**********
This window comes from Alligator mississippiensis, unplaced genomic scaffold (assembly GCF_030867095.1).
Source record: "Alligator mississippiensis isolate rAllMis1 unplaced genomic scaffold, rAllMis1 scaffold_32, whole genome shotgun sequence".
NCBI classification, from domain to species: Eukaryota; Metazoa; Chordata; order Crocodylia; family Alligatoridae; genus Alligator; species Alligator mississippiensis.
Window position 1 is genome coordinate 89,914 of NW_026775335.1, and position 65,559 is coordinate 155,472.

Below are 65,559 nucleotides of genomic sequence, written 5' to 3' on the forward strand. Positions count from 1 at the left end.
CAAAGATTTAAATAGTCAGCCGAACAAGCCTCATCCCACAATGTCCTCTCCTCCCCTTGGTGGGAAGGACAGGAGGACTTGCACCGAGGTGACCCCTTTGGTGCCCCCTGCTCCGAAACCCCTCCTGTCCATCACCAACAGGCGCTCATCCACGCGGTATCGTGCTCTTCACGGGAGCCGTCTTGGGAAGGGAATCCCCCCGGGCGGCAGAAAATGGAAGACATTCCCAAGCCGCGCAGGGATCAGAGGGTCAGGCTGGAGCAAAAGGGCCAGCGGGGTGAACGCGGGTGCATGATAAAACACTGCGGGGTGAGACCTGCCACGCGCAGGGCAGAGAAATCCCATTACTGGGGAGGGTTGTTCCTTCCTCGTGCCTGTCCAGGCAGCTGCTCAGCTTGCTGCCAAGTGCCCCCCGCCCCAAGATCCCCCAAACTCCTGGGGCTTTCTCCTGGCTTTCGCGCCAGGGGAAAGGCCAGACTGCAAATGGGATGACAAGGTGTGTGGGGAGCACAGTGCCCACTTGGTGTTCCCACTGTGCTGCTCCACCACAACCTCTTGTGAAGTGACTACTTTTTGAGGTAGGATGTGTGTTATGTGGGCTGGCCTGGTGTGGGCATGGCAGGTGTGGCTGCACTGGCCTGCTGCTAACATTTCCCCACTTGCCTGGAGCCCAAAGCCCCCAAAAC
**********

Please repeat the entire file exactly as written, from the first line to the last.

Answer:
This window comes from Alligator mississippiensis, unplaced genomic scaffold (assembly GCF_030867095.1).
Source record: "Alligator mississippiensis isolate rAllMis1 unplaced genomic scaffold, rAllMis1 scaffold_32, whole genome shotgun sequence".
NCBI classification, from domain to species: Eukaryota; Metazoa; Chordata; order Crocodylia; family Alligatoridae; genus Alligator; species Alligator mississippiensis.
Window position 1 is genome coordinate 89,914 of NW_026775335.1, and position 65,559 is coordinate 155,472.

Below are 65,559 nucleotides of genomic sequence, written 5' to 3' on the forward strand. Positions count from 1 at the left end.
CAAAGATTTAAATAGTCAGCCGAACAAGCCTCATCCCACAATGTCCTCTCCTCCCCTTGGTGGGAAGGACAGGAGGACTTGCACCGAGGTGACCCCTTTGGTGCCCCCTGCTCCGAAACCCCTCCTGTCCATCACCAACAGGCGCTCATCCACGCGGTATCGTGCTCTTCACGGGAGCCGTCTTGGGAAGGGAATCCCCCCGGGCGGCAGAAAATGGAAGACATTCCCAAGCCGCGCAGGGATCAGAGGGTCAGGCTGGAGCAAAAGGGCCAGCGGGGTGAACGCGGGTGCATGATAAAACACTGCGGGGTGAGACCTGCCACGCGCAGGGCAGAGAAATCCCATTACTGGGGAGGGTTGTTCCTTCCTCGTGCCTGTCCAGGCAGCTGCTCAGCTTGCTGCCAAGTGCCCCCCGCCCCAAGATCCCCCAAACTCCTGGGGCTTTCTCCTGGCTTTCGCGCCAGGGGAAAGGCCAGACTGCAAATGGGATGACAAGGTGTGTGGGGAGCACAGTGCCCACTTGGTGTTCCCACTGTGCTGCTCCACCACAACCTCTTGTGAAGTGACTACTTTTTGAGGTAGGATGTGTGTTATGTGGGCTGGCCTGGTGTGGGCATGGCAGGTGTGGCTGCACTGGCCTGCTGCTAACATTTCCCCACTTGCCTGGAGCCCAAAGCCCCCAAAAC